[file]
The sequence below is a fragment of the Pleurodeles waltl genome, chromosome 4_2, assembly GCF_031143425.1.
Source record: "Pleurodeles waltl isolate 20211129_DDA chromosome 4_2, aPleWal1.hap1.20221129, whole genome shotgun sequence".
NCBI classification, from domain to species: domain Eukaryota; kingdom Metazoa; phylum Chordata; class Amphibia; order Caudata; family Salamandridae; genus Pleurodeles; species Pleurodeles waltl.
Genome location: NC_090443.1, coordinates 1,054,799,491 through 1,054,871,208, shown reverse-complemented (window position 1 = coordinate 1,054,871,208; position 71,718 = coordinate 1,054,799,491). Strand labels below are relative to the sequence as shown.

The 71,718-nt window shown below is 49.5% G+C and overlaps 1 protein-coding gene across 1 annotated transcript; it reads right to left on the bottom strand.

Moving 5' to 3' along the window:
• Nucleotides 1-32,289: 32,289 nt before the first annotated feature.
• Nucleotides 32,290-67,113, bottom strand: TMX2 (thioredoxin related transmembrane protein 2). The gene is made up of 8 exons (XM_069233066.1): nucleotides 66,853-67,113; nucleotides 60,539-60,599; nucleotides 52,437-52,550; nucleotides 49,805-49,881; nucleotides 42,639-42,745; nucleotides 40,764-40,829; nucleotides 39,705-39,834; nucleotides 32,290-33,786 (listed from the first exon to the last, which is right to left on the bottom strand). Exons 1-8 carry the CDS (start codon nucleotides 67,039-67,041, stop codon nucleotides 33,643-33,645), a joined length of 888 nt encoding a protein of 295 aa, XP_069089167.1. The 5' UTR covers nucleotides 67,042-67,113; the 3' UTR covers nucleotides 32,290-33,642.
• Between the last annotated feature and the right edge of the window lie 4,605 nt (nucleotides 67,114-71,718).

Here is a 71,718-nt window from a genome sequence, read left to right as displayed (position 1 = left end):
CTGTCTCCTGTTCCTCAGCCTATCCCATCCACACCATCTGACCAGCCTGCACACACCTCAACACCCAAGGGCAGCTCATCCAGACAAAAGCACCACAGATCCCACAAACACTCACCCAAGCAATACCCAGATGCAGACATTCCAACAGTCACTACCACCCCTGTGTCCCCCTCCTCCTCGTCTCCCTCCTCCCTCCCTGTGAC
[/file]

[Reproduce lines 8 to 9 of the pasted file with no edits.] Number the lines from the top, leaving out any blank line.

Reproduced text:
• Nucleotides 32,290-67,113, bottom strand: TMX2 (thioredoxin related transmembrane protein 2). The gene is made up of 8 exons (XM_069233066.1): nucleotides 66,853-67,113; nucleotides 60,539-60,599; nucleotides 52,437-52,550; nucleotides 49,805-49,881; nucleotides 42,639-42,745; nucleotides 40,764-40,829; nucleotides 39,705-39,834; nucleotides 32,290-33,786 (listed from the first exon to the last, which is right to left on the bottom strand). Exons 1-8 carry the CDS (start codon nucleotides 67,039-67,041, stop codon nucleotides 33,643-33,645), a joined length of 888 nt encoding a protein of 295 aa, XP_069089167.1. The 5' UTR covers nucleotides 67,042-67,113; the 3' UTR covers nucleotides 32,290-33,642.
• Between the last annotated feature and the right edge of the window lie 4,605 nt (nucleotides 67,114-71,718).